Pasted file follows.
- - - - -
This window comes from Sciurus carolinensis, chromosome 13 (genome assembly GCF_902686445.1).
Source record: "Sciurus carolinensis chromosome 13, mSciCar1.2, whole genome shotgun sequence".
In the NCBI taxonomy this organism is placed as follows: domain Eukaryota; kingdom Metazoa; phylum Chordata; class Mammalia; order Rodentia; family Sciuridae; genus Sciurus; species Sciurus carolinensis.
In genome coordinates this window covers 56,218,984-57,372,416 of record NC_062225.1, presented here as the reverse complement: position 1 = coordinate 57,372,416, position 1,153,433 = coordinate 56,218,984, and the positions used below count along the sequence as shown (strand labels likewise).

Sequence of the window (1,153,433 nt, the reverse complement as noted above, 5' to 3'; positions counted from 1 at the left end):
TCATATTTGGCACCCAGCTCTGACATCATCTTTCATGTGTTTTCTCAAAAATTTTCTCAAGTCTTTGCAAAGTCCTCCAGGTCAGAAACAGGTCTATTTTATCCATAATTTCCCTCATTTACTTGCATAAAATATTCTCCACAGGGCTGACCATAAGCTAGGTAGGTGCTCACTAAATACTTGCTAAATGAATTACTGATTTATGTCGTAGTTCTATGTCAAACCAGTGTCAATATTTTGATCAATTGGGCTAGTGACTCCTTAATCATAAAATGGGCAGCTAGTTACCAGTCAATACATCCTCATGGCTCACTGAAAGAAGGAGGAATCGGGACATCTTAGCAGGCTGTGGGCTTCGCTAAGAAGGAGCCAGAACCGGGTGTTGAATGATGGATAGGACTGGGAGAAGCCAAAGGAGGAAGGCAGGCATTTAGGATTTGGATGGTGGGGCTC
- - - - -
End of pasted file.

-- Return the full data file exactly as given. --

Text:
This window comes from Sciurus carolinensis, chromosome 13 (genome assembly GCF_902686445.1).
Source record: "Sciurus carolinensis chromosome 13, mSciCar1.2, whole genome shotgun sequence".
In the NCBI taxonomy this organism is placed as follows: domain Eukaryota; kingdom Metazoa; phylum Chordata; class Mammalia; order Rodentia; family Sciuridae; genus Sciurus; species Sciurus carolinensis.
In genome coordinates this window covers 56,218,984-57,372,416 of record NC_062225.1, presented here as the reverse complement: position 1 = coordinate 57,372,416, position 1,153,433 = coordinate 56,218,984, and the positions used below count along the sequence as shown (strand labels likewise).

Sequence of the window (1,153,433 nt, the reverse complement as noted above, 5' to 3'; positions counted from 1 at the left end):
TCATATTTGGCACCCAGCTCTGACATCATCTTTCATGTGTTTTCTCAAAAATTTTCTCAAGTCTTTGCAAAGTCCTCCAGGTCAGAAACAGGTCTATTTTATCCATAATTTCCCTCATTTACTTGCATAAAATATTCTCCACAGGGCTGACCATAAGCTAGGTAGGTGCTCACTAAATACTTGCTAAATGAATTACTGATTTATGTCGTAGTTCTATGTCAAACCAGTGTCAATATTTTGATCAATTGGGCTAGTGACTCCTTAATCATAAAATGGGCAGCTAGTTACCAGTCAATACATCCTCATGGCTCACTGAAAGAAGGAGGAATCGGGACATCTTAGCAGGCTGTGGGCTTCGCTAAGAAGGAGCCAGAACCGGGTGTTGAATGATGGATAGGACTGGGAGAAGCCAAAGGAGGAAGGCAGGCATTTAGGATTTGGATGGTGGGGCTC